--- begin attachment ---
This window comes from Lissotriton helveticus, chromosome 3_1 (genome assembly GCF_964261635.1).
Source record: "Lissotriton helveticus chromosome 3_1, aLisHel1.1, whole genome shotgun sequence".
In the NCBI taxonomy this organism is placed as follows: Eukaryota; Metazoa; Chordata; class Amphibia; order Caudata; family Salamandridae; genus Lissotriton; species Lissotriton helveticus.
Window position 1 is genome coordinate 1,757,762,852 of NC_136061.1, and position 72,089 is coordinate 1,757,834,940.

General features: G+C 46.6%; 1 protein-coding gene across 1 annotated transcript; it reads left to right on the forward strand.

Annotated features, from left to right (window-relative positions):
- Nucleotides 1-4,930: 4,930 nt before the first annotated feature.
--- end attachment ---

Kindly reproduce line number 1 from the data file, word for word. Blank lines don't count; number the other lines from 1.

This window comes from Lissotriton helveticus, chromosome 3_1 (genome assembly GCF_964261635.1).